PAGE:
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    Design Thinking Vs Design Sprints Vs Agile Sprints – What’s Best?

    How to use these 3 different innovation systems for 3 different purposes.

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      Vaughan Broderick

      Vaughan Broderick

      In today’s issue, I will show you the difference between design thinking, design sprints, agile sprints and how they relate to the innovation process.

      Understanding these concepts’ differences is essential when attempting to solve complex problems and build innovative solutions.

      Design thinking is a human-centred methodology for complex problem-solving, drawing on various useful mindsets, tools and techniques.

      The design thinking process provides more freedom, and while arguably more comprehensive, it is often more time-consuming.

      Design sprints are different. Design sprints are activities focused on testing and validating an idea with users within five days.

      Agile sprints are different again. Agile is most commonly used as a way to develop a software product. However, the approach is applied to many other types of project management.

      Unfortunately, most people need clarification about what they are and when to use them.

      This means they get frustrated from the experience and revert to less effective methods.

      Design thinking is the master blueprint. Design sprints are a structured system. Agile sprints deliver the end product.

      Read time: 5 minutes (or less) 👇

      What you’ll takeway today:

      • Origins of the frameworks.
      • What are the strengths of each.
      • When to use each framework.

      Let’s get going!

      The Origins of the Frameworks

      Design thinking design sprint origins

      Before design thinking, most business leaders used traditional, linear methods to try and solve complex problems.

      Now, with more complexity, there are more unknowns, which lends towards creativity and sensing rather than linear, fact-based approaches.

      Agile methods came about to counter the ever-increasing document-driven requirements for software development and rely on time-boxed delivery cycles.

      Notably, the agile manifesto provides a set of guiding principles.

      Jake Knapp and a small team at Google Ventures conceived and perfected design sprints. Design sprints provide a formula to test and validate big ideas over five days.

      Jake later wrote the sprint book to spread the word around the globe.

      Framework Strengths and Purpose

      design thinking design sprints framework strengths and purpose

      Before design thinking, most business leaders used traditional, linear methods to try and solve complex problems.

      Now, with more complexity, there are more unknowns, which lends towards creativity and sensing rather than linear, fact-based approaches.

      Agile methods came about to counter the ever-increasing document-driven requirements for software development and rely on time-boxed delivery cycles.

      Notably, the agile manifesto provides a set of guiding principles.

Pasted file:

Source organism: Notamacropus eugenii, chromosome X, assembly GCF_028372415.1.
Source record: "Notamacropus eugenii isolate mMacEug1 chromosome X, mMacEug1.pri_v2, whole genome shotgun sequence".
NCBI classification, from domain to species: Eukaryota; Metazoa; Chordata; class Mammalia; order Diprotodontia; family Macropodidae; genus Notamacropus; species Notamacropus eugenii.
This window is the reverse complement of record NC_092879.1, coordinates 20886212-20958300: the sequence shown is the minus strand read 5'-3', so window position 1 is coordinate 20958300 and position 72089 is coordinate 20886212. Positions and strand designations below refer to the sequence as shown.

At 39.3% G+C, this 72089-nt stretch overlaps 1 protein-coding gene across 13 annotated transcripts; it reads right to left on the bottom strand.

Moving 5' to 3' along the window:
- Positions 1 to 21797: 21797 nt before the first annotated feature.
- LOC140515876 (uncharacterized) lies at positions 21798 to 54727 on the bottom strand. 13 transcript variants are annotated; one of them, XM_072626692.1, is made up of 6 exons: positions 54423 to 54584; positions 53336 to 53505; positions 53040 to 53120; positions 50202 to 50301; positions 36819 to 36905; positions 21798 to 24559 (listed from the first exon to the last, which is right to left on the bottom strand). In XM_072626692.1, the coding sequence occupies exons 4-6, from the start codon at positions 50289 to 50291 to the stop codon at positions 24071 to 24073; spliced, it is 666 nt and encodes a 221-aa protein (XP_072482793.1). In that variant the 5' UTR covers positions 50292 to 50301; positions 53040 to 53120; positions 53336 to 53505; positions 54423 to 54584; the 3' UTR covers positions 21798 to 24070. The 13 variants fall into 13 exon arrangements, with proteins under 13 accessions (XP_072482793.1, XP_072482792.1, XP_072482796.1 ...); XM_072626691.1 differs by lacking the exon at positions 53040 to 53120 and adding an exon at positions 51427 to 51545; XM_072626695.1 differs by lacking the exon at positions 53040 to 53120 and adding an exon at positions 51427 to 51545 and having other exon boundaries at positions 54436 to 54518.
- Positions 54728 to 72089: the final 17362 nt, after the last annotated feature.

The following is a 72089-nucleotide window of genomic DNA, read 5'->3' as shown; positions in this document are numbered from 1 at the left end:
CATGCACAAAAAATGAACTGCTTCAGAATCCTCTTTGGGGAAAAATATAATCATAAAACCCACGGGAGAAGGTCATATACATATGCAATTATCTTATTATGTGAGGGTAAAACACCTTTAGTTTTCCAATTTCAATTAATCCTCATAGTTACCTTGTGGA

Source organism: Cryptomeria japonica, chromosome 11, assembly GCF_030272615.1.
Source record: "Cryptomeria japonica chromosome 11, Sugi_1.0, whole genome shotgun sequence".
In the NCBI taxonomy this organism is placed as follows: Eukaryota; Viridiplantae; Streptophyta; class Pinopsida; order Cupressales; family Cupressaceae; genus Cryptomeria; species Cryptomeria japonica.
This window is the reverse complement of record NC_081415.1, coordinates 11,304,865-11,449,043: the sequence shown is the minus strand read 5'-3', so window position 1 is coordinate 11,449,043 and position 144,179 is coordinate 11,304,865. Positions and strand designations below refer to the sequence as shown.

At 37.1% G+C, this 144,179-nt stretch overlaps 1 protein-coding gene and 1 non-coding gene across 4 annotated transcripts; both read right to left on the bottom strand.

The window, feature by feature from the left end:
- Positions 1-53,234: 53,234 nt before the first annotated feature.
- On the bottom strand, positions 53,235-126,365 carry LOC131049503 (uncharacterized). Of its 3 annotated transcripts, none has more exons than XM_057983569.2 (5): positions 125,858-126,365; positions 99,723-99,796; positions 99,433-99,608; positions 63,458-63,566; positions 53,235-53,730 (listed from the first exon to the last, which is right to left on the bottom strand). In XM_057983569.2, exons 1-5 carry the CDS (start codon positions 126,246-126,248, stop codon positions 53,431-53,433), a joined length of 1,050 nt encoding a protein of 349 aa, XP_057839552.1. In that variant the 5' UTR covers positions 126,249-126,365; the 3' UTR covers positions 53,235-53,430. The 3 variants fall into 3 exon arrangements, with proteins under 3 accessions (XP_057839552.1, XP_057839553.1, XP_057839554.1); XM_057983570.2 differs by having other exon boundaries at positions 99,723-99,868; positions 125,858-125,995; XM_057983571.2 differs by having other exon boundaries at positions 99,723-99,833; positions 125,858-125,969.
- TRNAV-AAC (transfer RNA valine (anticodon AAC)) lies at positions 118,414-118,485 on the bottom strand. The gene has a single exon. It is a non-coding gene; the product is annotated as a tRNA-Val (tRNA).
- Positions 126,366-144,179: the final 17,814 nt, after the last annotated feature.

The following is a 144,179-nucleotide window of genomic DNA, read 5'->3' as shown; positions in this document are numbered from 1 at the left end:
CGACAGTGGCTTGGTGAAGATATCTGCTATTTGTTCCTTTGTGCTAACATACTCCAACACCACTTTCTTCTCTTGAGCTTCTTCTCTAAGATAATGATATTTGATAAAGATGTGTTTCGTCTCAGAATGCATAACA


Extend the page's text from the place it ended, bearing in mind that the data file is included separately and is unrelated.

Jake Knapp and a small team at Google Ventures conceived and perfected design sprints. Design sprints provide a formula to test and validate big ideas over five days.

      Jake later wrote the sprint book to spread the word around the globe.

      When to Use Each Framework?

      Significant, complex problems are ambiguous and, therefore, hard to define.

      Design thinking works best in this problem space to gain empathy, derive insights, and generate and test innovative ideas.

      Here is the model I recommend using created by Dr. Christian Walsh:

      The DUCTRI Design Thinking Model

      Design sprints are great for:

      • Making immediate progress.
      • Team alignment.
      • Fast learning cycles.
      The Design Sprint Model

      Agile uses a discovery and learning methodology as the product is being built and delivered rather than planning everything.

      The agile approach is highly collaborative and visual and encourages communication and shared ownership while using several different techniques, such as scrum.

      The Short of it.

      • Design thinking excels in the complex problem-definition and problem-solving space.
      • Design sprints are great for testing assumptions and prototyping ideas fast.
      • Agile is for project managing by iteratively building and delivering in short sprints.

      If you enjoyed this newsletter, please share it with 1 other person.

      That’s all.

      Let’s achieve together.

      🥇 LinkedIn Tip of the Week 🥇

      🔥Design Sprint Quote🔥

      “great innovation is built on existing ideas, repurposed with vision” – Jake Knapp, Author – Sprint book.

      👏 Free Design Thinking Course 🙌

      I recently launched a free 7-day course that will teach you the fundamentals of validating a business idea, solving a complex problem, innovating a product or service.

      You can learn it in less than 10 minutes a day.

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      Can’t wait to share it with you.

      You can access it here.

      See you again next week.

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